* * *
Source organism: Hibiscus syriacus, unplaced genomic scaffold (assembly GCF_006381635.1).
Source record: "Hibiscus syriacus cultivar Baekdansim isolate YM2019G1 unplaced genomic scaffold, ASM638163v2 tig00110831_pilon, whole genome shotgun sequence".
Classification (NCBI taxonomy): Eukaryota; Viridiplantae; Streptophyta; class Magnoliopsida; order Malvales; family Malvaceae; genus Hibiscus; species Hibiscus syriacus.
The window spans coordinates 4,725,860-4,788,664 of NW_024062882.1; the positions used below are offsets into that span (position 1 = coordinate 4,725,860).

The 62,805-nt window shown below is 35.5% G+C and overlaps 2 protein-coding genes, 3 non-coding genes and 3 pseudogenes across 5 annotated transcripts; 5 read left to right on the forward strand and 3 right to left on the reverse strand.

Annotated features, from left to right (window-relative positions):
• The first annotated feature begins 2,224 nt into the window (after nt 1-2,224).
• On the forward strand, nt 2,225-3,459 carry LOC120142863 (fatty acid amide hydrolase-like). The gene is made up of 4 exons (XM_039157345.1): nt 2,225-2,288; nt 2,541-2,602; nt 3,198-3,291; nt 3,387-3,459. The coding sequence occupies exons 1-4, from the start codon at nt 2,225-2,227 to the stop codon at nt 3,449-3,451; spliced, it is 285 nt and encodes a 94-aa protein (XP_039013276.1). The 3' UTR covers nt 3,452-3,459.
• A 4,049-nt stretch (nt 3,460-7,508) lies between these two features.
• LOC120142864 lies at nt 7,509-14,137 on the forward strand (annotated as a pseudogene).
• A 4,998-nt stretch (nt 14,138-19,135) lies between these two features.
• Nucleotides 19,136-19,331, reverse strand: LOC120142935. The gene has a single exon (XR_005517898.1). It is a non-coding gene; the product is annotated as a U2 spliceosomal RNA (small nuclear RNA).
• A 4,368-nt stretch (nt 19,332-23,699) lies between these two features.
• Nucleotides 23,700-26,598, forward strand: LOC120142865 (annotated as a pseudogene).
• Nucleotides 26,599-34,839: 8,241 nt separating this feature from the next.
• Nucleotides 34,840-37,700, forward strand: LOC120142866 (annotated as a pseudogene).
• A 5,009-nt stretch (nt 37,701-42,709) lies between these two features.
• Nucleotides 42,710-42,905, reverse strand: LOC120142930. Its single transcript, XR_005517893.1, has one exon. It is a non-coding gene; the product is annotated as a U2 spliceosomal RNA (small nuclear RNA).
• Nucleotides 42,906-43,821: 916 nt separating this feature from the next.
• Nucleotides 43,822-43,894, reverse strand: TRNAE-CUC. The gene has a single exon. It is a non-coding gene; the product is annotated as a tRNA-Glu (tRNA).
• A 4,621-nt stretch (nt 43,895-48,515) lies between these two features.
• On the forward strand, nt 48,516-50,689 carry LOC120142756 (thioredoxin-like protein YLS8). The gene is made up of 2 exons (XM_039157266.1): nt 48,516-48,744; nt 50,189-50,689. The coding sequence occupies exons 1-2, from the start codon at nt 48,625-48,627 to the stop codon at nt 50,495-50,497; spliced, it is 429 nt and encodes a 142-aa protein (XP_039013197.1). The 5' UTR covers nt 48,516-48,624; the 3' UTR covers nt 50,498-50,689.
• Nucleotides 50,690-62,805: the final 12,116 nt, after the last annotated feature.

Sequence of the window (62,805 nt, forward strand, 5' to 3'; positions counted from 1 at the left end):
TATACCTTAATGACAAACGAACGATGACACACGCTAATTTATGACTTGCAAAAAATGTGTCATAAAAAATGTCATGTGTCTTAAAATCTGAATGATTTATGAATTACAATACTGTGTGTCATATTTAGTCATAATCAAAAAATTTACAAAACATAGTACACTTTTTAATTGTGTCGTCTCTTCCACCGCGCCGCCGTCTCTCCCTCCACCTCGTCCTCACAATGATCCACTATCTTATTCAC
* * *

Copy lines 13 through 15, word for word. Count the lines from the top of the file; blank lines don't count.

• A 4,368-nt stretch (nt 19,332-23,699) lies between these two features.
• Nucleotides 23,700-26,598, forward strand: LOC120142865 (annotated as a pseudogene).
• Nucleotides 26,599-34,839: 8,241 nt separating this feature from the next.